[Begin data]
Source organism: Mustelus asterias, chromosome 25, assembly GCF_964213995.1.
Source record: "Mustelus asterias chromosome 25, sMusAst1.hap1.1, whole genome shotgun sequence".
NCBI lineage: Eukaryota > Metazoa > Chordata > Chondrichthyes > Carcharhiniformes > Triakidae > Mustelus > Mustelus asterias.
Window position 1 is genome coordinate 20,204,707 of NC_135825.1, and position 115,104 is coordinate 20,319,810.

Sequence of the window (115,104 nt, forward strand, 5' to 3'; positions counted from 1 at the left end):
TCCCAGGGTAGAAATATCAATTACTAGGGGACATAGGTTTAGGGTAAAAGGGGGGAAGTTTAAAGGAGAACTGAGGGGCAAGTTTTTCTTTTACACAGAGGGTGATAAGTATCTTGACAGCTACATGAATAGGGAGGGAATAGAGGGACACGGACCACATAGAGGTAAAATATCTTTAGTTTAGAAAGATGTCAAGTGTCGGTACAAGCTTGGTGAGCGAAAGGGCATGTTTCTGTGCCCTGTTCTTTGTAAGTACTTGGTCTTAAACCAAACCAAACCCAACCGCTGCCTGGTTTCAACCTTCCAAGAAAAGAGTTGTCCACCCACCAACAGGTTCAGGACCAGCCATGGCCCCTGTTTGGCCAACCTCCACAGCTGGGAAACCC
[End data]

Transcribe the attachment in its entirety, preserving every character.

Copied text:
Source organism: Mustelus asterias, chromosome 25, assembly GCF_964213995.1.
Source record: "Mustelus asterias chromosome 25, sMusAst1.hap1.1, whole genome shotgun sequence".
NCBI lineage: Eukaryota > Metazoa > Chordata > Chondrichthyes > Carcharhiniformes > Triakidae > Mustelus > Mustelus asterias.
Window position 1 is genome coordinate 20,204,707 of NC_135825.1, and position 115,104 is coordinate 20,319,810.

Sequence of the window (115,104 nt, forward strand, 5' to 3'; positions counted from 1 at the left end):
TCCCAGGGTAGAAATATCAATTACTAGGGGACATAGGTTTAGGGTAAAAGGGGGGAAGTTTAAAGGAGAACTGAGGGGCAAGTTTTTCTTTTACACAGAGGGTGATAAGTATCTTGACAGCTACATGAATAGGGAGGGAATAGAGGGACACGGACCACATAGAGGTAAAATATCTTTAGTTTAGAAAGATGTCAAGTGTCGGTACAAGCTTGGTGAGCGAAAGGGCATGTTTCTGTGCCCTGTTCTTTGTAAGTACTTGGTCTTAAACCAAACCAAACCCAACCGCTGCCTGGTTTCAACCTTCCAAGAAAAGAGTTGTCCACCCACCAACAGGTTCAGGACCAGCCATGGCCCCTGTTTGGCCAACCTCCACAGCTGGGAAACCC